US Fed raises interest rates, expects 2 more hikes this year

Fed raises interest rates and signals faster hikes on the way	 	 	 			The Federal Reserve building

The Federal Reserve has raised its benchmark interest rate for the second time this year and signaled that it may step up its pace of rate increases because of solid us economic growth and rising inflation.

USA growth is also getting a boost from $1.5 trillion in tax cuts and a $300 billion increase in federal spending, with inflation at the central bank's 2 per cent target for two months.

The Federal Open Market Committee voted to lift the target range for the federal funds rate by 25 basis points to between 1.75% and 2%.

Fed officials also said they expect to raise rates twice more this year, faster than previously forecast. In its statement the central bank said that "economic activity has been rising at a solid rate". Year over year headline PPI jumped to 3.1% year over year versus 2.6% year over year, with the core rate at 2.4% year over year versus 2.3% year over year.

Job growth has consistently outperformed in recent years, driving unemployment down to 3.8 percent in May, the lowest reading since 2000.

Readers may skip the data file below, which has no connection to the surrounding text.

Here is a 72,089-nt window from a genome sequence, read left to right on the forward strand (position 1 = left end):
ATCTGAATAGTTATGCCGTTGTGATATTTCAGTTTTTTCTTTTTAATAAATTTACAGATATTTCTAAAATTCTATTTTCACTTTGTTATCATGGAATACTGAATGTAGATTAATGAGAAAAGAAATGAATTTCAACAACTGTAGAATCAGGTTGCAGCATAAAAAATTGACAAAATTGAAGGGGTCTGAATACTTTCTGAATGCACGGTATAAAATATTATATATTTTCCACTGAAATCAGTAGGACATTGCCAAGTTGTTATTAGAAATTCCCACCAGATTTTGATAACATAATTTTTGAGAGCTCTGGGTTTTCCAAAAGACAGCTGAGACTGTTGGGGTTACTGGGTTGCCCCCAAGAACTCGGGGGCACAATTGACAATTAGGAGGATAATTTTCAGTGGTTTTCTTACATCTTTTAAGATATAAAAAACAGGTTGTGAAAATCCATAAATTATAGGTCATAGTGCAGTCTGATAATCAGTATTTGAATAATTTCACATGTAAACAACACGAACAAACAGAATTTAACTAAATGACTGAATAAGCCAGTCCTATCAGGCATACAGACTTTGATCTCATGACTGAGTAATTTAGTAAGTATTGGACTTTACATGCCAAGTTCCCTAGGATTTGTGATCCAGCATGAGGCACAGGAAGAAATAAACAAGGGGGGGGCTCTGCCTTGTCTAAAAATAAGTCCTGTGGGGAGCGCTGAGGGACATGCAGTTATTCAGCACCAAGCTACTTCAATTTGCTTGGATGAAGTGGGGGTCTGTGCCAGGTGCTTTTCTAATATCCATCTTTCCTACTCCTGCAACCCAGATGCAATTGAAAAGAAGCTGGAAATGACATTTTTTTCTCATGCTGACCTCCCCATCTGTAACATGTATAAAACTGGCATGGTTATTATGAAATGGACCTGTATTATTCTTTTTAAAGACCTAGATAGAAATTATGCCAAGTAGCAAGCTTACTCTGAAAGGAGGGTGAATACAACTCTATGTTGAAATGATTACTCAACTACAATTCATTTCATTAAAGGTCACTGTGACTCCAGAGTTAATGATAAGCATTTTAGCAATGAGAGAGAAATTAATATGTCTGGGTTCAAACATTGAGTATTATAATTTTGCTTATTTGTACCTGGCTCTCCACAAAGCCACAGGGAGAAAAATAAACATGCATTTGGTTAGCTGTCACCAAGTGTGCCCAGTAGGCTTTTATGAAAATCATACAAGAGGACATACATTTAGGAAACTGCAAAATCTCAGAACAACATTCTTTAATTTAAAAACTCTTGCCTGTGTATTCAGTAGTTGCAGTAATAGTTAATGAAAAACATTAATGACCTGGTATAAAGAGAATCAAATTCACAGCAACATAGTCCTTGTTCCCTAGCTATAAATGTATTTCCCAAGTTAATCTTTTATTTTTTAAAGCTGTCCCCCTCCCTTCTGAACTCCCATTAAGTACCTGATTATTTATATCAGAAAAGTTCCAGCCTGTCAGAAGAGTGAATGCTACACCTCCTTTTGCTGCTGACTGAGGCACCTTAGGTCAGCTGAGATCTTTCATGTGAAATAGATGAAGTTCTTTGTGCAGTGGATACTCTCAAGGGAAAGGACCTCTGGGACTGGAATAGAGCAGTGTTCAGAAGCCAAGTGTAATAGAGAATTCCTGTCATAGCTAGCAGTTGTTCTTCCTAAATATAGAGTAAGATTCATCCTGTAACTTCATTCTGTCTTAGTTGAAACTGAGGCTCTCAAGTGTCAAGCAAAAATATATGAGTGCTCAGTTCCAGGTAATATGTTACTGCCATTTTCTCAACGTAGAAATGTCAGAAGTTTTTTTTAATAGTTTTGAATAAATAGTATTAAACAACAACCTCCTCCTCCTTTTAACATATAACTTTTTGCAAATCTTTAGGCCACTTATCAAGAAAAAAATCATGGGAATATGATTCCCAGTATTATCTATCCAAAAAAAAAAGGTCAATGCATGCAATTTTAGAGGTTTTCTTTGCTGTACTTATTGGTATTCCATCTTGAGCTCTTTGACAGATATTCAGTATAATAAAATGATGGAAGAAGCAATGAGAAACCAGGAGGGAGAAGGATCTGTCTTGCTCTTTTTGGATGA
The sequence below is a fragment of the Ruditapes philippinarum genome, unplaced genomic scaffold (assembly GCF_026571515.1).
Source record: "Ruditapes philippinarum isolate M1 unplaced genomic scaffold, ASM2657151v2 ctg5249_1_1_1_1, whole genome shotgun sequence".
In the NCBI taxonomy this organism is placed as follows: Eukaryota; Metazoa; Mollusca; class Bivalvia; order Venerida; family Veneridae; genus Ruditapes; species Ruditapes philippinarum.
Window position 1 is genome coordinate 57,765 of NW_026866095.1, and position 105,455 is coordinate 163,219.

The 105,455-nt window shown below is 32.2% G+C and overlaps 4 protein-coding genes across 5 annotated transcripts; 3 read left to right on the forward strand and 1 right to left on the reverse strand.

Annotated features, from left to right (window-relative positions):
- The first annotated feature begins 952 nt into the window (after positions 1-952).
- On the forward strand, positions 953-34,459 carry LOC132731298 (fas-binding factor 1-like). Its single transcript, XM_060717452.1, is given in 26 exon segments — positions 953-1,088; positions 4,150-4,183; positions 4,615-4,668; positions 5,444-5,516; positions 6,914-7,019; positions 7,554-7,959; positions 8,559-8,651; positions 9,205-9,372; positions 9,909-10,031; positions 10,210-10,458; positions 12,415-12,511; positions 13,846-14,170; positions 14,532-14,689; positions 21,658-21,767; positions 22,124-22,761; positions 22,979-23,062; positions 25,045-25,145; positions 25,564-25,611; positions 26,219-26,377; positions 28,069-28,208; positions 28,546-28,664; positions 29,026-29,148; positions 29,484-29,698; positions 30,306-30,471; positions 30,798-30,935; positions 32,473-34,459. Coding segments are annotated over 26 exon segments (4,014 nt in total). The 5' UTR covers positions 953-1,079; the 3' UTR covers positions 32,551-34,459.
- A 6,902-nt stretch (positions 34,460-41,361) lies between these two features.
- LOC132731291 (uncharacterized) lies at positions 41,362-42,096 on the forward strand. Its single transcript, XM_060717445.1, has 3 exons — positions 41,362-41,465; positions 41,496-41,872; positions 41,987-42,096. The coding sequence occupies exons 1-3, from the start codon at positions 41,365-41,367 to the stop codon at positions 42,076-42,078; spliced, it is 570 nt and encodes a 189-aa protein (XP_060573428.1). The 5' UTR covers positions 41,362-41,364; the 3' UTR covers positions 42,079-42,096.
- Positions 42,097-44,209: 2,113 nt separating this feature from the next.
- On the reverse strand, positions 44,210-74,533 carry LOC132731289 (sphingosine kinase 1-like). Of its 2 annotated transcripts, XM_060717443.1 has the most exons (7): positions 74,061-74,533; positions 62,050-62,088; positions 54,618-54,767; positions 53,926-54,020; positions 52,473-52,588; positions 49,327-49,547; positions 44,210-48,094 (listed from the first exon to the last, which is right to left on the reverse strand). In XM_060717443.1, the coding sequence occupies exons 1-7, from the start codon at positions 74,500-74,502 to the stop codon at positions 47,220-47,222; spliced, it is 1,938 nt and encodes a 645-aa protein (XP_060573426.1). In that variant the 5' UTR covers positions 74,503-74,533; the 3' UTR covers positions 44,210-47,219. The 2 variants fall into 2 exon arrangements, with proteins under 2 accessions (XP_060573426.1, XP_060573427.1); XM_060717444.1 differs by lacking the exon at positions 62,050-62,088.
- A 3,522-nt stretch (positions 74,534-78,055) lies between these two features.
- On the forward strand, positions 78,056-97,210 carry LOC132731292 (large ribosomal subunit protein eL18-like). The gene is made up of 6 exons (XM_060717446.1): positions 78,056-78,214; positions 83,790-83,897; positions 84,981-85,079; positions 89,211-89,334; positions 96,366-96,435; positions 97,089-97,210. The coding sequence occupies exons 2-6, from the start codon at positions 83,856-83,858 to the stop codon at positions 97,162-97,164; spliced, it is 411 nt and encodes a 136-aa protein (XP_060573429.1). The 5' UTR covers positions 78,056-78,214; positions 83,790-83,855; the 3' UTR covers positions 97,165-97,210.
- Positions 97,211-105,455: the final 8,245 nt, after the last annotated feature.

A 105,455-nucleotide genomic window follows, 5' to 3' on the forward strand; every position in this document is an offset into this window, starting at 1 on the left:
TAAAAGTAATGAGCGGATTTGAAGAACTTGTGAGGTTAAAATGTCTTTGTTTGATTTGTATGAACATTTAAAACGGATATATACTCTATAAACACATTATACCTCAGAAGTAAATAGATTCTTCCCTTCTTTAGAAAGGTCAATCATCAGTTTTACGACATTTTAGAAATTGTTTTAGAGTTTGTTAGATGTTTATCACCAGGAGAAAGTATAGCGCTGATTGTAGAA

The biggest change the Fed made was to signal that it intends to do two more rate hikes this year, instead of just one.

Some emerging market currencies stayed under pressure on worries higher US rates could prompt fund outflows from emerging markets to the United States. Interest rates on new fixed-rate mortgages could also climb. Fed officials repeated their assessment that "risks to the economic outlook appear roughly balanced". Inflation by the Fed's preferred gauge would hit its target of 2 percent this year and edge up to 2.1 percent over the next two years.

The consumer price index was up 2.8 percent from a year ago as of May according to Bureau of Labor Statistics numbers released on Tuesday.

The Fed now foresees four rate hikes this year, up from the three it had previously forecast.

"The Fed deserves tremendous credit for steering the economy to calmer waters, supporting what is likely to be the longest expansion in USA history while meeting inflation and employment objectives", said Stephen Gallagher, chief US economist at Societe Generale.

Yields earlier swung between gains and losses as investors awaited guidance about whether policy makers see enough pressure on prices to increase their projected pace of interest rate increases, or whether concerns about the ability of the economy to sustain its growth in coming years might lead to a pullback in forecasts of rate increases in coming years, analysts said.

The FOMC's economic growth forecasts were little changed, with 2018 GDP seen rising 2.8 per cent rather than 2.7 per cent, but unchanged at 2.4 per cent in 2019, and 2 per cent in 2020.

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